A cracking start
The start of a film shoot is always a tentative affair, with a large group of people – some unknown to one another – coming together to work in a high-stress situation. Our first day involved shooting six scenes in the one location, which more than passed as four different settings, thanks to vastly different rooms throughout. A massive shout out to Paula and Noel Shepherd of Finance for supplying these perfectly suited offices spaces.
With all crew arriving on time and in fifth gear, it was apparent from the outset that the film was in great hands. Our cast, led by Tom Wilson, Jamila Hall and Steven Tandy, also instilled a great deal of hope in producers Oakley, Katie-May, and Aaron.
It’s always a great thing to be able to shoot a film in sequence, as it gives the actors a real sense of continuity, and provides the crew with a schedule that remains in order and non-confusing. It’s also great if the actors have a wardrobe that is separate from their own. Unfortunately, none of these luxuries were available to us, so we needed to work extra hard to keep continuity errors to a minimum. Aaron – also our director – knew it was also necessary to keep performances congruous with what the relevant characters were experiencing in the prior scene. Failure to do this could be fatal to the narrative’s overall flow.
Our first scene involved Tom, Jamila, Steven, and Katie-May (yes, our Producer/First A.D.), who doubled as a receptionist (her nod to the main players during the scene is extremely natural, I might add). Everything went off without a hitch, with Shaun Pettigrew, our DOP, setting a great flow for the crew to follow. Given that the location was in Kelvin Grove (near Brisbane’s enormous and thriving CBD), sound did become an issue, namely traffic light ‘walk’ signals. So much so that Aaron and Shaun started to berate innocent people for simply wanting to stay safe whilst crossing the road. It was unfortunate to watch, as they castigated any poor soul that even thought about pressing that button. Still, they did, and time ticked away. Our professional actors did an amazing job of experiencing the text between the long periods of loud beeping.
The next two scenes were in an office away from any such constraints, which pleased the crew – and Shaun’s cardiologist – no end. Being quite a titchy office space, all the crew, bar Aaron, managed to somehow fit into their desired positions. Aaron was forced to sit atop a small box suspended above the ground, crouching like he was hiding from attacking vultures. It was a delight to watch him squirm into position and bark orders like a hunched-over slave. It was difficult for anyone – including himself – to take him seriously whilst talking from this position. He was left chuffed, however, with the performances rendered by the cast. The crew were far happier with the constantly clear sound afforded to them in this space, too.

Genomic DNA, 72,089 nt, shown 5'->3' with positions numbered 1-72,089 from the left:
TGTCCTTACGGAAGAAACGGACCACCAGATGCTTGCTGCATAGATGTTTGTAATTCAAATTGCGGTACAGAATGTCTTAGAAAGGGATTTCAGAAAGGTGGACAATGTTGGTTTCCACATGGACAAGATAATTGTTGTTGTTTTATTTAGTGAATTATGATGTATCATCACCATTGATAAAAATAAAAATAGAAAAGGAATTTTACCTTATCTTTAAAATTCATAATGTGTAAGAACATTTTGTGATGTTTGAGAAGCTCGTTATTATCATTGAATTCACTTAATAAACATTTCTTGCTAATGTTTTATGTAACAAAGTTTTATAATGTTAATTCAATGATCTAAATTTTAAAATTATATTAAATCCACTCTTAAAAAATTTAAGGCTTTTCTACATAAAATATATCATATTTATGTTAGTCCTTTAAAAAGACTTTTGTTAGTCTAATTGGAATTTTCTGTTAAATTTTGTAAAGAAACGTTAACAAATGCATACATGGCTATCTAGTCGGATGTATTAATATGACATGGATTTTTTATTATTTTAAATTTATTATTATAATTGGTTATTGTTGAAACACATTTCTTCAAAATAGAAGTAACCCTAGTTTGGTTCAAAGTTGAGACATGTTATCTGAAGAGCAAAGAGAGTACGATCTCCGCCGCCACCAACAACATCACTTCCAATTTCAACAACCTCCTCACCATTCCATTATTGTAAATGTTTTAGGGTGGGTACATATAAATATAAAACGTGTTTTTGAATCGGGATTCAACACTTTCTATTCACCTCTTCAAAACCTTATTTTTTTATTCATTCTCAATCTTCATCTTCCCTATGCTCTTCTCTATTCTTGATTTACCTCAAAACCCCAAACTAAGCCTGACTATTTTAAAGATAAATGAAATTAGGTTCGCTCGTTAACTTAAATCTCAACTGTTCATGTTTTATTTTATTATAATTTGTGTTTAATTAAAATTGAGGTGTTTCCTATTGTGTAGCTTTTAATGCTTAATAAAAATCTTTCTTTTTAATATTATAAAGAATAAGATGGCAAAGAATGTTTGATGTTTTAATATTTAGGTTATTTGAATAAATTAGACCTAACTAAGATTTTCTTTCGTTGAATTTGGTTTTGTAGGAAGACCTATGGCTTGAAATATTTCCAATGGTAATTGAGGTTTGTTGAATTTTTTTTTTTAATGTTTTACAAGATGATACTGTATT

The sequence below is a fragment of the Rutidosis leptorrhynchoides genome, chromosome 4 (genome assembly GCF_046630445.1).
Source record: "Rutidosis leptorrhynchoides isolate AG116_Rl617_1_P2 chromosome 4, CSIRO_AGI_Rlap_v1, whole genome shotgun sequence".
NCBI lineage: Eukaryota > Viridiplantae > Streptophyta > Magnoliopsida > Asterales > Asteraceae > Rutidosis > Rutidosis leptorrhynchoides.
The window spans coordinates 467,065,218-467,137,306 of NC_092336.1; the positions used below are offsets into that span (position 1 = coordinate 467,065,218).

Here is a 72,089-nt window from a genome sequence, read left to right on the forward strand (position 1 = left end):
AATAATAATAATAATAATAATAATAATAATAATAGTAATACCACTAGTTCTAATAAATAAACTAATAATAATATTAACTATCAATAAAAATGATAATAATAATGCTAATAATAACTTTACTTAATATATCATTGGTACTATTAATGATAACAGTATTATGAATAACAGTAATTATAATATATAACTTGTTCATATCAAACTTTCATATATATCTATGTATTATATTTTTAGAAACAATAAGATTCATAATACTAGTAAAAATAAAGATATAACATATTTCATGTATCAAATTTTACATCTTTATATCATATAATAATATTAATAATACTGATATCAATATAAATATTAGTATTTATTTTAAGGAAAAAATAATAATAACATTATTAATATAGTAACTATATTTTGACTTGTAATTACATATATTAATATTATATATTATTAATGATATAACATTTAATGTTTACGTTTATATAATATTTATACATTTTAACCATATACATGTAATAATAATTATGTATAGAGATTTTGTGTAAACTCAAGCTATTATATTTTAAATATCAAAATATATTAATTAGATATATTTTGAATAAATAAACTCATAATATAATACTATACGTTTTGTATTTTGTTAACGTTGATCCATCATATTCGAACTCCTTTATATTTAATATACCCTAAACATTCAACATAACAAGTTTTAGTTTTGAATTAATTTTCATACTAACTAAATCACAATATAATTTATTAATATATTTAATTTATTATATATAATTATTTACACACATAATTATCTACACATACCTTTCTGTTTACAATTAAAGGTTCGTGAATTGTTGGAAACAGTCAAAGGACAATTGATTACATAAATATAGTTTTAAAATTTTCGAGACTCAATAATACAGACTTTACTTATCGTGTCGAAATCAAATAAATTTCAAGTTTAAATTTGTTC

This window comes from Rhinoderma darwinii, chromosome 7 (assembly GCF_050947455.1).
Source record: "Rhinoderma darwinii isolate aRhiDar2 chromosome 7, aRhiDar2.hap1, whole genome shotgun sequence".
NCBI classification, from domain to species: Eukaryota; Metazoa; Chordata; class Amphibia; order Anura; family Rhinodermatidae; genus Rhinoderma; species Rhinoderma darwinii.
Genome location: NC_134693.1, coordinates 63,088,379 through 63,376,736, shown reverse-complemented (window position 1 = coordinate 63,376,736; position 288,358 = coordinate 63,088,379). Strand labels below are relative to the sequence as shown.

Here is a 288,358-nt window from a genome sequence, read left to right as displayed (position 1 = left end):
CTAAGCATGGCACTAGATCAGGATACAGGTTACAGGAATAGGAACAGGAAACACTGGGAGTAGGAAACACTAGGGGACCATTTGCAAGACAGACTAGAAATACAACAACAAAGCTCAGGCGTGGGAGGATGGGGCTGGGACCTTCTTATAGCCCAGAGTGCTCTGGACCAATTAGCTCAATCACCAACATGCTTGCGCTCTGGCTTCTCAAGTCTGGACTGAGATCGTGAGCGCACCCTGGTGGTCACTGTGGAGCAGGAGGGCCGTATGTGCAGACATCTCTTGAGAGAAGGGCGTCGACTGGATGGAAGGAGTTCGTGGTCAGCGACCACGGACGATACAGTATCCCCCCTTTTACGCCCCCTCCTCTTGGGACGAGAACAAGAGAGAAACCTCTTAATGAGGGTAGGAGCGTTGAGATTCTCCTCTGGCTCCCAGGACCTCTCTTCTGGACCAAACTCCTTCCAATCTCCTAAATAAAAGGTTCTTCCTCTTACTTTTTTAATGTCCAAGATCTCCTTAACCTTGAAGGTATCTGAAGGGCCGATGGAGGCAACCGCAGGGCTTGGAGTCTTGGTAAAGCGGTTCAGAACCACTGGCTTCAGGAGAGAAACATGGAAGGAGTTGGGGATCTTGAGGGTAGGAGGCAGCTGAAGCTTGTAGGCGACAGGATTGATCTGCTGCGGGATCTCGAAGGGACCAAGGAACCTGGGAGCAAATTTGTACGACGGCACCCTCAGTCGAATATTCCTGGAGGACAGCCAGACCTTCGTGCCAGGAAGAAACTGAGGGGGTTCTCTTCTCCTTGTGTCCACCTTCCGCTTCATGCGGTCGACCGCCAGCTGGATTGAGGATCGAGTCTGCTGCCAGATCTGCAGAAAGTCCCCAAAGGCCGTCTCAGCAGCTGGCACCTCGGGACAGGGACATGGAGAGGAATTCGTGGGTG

The three actors were wrapped for day one, and after a filling lunch of hot chicken butties and green cordial, veteran actor Sandro Colarelli came to set for his first scene with Aaron. Their characters are quite off the wall, to put it mildly. The devil inside both of these men clearly relished the chance to bring them to life. Sandro did a great job, and landed exactly where Aaron wanted. Aaron, on the other hand, ended his first take with “Well, that was woeful”, but a half-grunt at the end of his takes makes me feel he was happy in the end. It was difficult for the crew to remain stoic throughout the scenes, as both these men’s characters are so different from who they are in reality. Oakley joined the men for the final scene, with her character catalysing an utterly absurd situation for our lead actor, Tom, to deal with. Lots of absurdity, yelling, and disgust was offered by all on the screen.
Unbelievably, Katie-May managed to keep us on track for a 17:30 wrap time. The crew struck the set with expedience, and were sent home wondering what sort of asylum they’d signed up to. Katie-May and Oakley high-fived as they discussed the successful nature of the first day, and Aaron shook Sandro’s hand, certain he’d found an eccentric, odd-bod brother in arms.